Germany Mulls Emergency Aid for Thomas Cook’s Condor Airline

William Wilkes, Richard Weiss and Birgit Jennen

(Bloomberg) -- German authorities are considering emergency financial aid for Thomas Cook Group Plc’s Condor subsidiary as Deutsche Lufthansa AG remains tight-lipped on the fate of a unit it bid for earlier this year.

Germany’s Economy Ministry on Monday said it’s urgently assessing Condor Flugdienst GmbH’s request for a bridge loan after Thomas Cook collapsed under a pile of debt. The state of Hesse, where Condor’s base at Frankfurt Airport is located, is ready to help with a loan guarantee and is already in talks with the airline and the federal government, Premier Volker Bouffier said.

“Condor is in a difficult situation thanks to its British parent Thomas Cook,” Bouffier said in a statement. “Both are victims of Brexit, which has created uncertainty among companies and its customers.”

The federal government in 2017 made a similar loan to Air Berlin Plc to keep the airline flying while Lufthansa considered taking it over. The European Union Commission may also have to sign off on potential aid, a government spokesman said. Lufthansa earlier this year bid for Condor but in June said the offer would likely be rejected.

“The federal government is examining the application,” an economy ministry spokesman said in an emailed statement. A spokesman for Lufthansa declined to comment on Thomas Cook’s bankruptcy.

European airlines are struggling to turn a profit due to the surplus of seats on tourist and business routes. Despite the demise of Air Berlin, Monarch, Wow and several other airlines since the end of 2017, too many planes are still flying to too many places.

“All Condor flights are taking off as planned today, and we will do everything within our means so that our fleet can continue to take our guests to their holiday destinations and back,” Condor Chief Executive Ralf Teckentrup said in a statement. About 240,000 of the airline’s customers are currently abroad, he said, adding that tickets sales are working without restrictions.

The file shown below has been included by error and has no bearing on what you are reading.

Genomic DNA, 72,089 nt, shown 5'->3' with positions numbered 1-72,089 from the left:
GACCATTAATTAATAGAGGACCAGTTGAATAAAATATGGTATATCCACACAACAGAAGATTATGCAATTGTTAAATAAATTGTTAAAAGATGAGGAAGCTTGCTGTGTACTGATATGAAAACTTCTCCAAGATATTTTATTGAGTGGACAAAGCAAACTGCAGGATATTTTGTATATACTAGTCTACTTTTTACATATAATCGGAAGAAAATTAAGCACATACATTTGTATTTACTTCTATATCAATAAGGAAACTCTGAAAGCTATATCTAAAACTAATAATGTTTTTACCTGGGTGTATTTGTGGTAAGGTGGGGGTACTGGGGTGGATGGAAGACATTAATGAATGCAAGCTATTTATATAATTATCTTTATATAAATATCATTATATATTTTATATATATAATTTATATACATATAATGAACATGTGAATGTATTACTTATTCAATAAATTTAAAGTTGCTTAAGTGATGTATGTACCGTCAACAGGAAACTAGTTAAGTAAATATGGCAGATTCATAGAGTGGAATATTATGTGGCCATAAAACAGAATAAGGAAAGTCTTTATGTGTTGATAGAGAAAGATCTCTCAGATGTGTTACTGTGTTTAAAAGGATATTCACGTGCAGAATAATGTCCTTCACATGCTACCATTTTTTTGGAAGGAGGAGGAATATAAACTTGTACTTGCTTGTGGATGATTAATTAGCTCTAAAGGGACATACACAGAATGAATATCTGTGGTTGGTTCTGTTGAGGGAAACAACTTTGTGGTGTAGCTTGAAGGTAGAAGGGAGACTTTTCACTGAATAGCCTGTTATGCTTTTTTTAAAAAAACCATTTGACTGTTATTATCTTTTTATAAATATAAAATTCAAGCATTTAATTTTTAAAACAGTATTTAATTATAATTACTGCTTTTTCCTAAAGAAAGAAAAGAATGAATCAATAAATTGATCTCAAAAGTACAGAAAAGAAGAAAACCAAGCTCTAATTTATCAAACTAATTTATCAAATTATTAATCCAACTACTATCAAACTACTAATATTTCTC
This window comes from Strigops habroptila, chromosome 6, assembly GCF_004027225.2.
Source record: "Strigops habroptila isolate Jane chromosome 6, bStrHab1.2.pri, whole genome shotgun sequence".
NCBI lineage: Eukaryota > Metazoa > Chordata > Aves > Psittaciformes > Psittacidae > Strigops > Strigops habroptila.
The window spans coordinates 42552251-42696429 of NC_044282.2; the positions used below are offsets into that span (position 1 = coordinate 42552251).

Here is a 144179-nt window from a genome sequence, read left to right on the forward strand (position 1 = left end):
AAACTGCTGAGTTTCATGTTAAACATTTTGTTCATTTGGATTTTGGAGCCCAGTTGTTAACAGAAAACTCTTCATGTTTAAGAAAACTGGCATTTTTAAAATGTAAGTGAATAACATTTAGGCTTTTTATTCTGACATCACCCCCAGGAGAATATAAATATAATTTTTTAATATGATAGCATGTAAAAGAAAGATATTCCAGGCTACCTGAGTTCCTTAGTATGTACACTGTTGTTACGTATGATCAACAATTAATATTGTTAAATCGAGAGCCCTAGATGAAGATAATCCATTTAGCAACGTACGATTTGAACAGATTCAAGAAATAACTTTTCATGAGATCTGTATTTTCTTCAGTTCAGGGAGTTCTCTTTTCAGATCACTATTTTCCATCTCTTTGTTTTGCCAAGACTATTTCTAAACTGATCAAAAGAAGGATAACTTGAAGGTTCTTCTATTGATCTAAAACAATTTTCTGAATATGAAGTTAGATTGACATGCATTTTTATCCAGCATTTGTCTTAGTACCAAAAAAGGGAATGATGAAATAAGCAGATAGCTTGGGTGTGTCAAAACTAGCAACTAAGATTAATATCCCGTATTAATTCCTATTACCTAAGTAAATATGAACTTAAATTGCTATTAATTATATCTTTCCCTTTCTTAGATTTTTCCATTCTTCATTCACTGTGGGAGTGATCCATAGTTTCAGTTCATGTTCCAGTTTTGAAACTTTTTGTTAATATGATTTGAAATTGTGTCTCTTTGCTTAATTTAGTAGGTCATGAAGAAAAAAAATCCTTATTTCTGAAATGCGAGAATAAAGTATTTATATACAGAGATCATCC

Authorities came under increasing pressure to act on Monday, as labor groups and industry associations weighed in. Germany’s UFO cabin personnel union said Condor is a profitable company that “deserves a chance at survival,” a position echoed by unions representing the pilots and ground staff, as well as the country’s airport association ADV.

Slots Available

“We very much hope that the decision makers in the federal government and in Hesse look closely at the situation and contribute to make this happen,” UFO head Sylvia De la Cruz said in a statement.

While a spokesman for Lufthansa on Monday wouldn’t reveal details of its earlier bid, the airline is unlikely to be interested in the company’s medium- and long-haul jets, which are mostly older than its own. Condor’s slots would be valuable to Lufthansa, although Chief Financial Officer Ulrik Svensson in June said an integration with its low-cost unit Eurowings would be “complex”.

That complexity could prove insurmountable as the Cologne-based airline has issued profit warnings and is under pressure from investors to turn Eurowings around after years of underperformance. Investors have also lambasted management for its costly integration of the Air Berlin jets.

One option for Lufthansa would be to wait for Condor to go bust and then acquire the airline’s slots from airport operators. The Condor brand would likely also be of value, as the airline is popular with German travelers.

Main Battleground

Thomas Cook flew German customers with three different airlines. All three remain airborne for the time being, meaning just over half of the company’s 105 aircraft are still flying. Lufthansa owned Condor before selling the unit to Thomas Cook a decade ago.

Germany’s aviation market is one of the main battlegrounds in a Europe-wide fare war to gain market share. Ryanair Holdings Plc and Easyjet Plc rushed into a vacuum created by the collapse of Air Berlin, forcing Lufthansa into a price war in which the firm’s Eurowings subsidiary has lost hundreds of millions of euros.

This summer has seen heated competition on holiday routes to western Mediterranean destinations such as Spain, after Ryanair added a plethora of flights from Lufthansa’s main Frankfurt hub to the Iberian peninsula.

(Adds comment from Condor CEO from seventh paragraph.)

To contact the reporters on this story: William Wilkes in Frankfurt at wwilkes1@bloomberg.net;Richard Weiss in Frankfurt at rweiss5@bloomberg.net;Birgit Jennen in Berlin at bjennen1@bloomberg.net

To contact the editors responsible for this story: Ben Sills at bsills@bloomberg.net, Raymond Colitt, Iain Rogers

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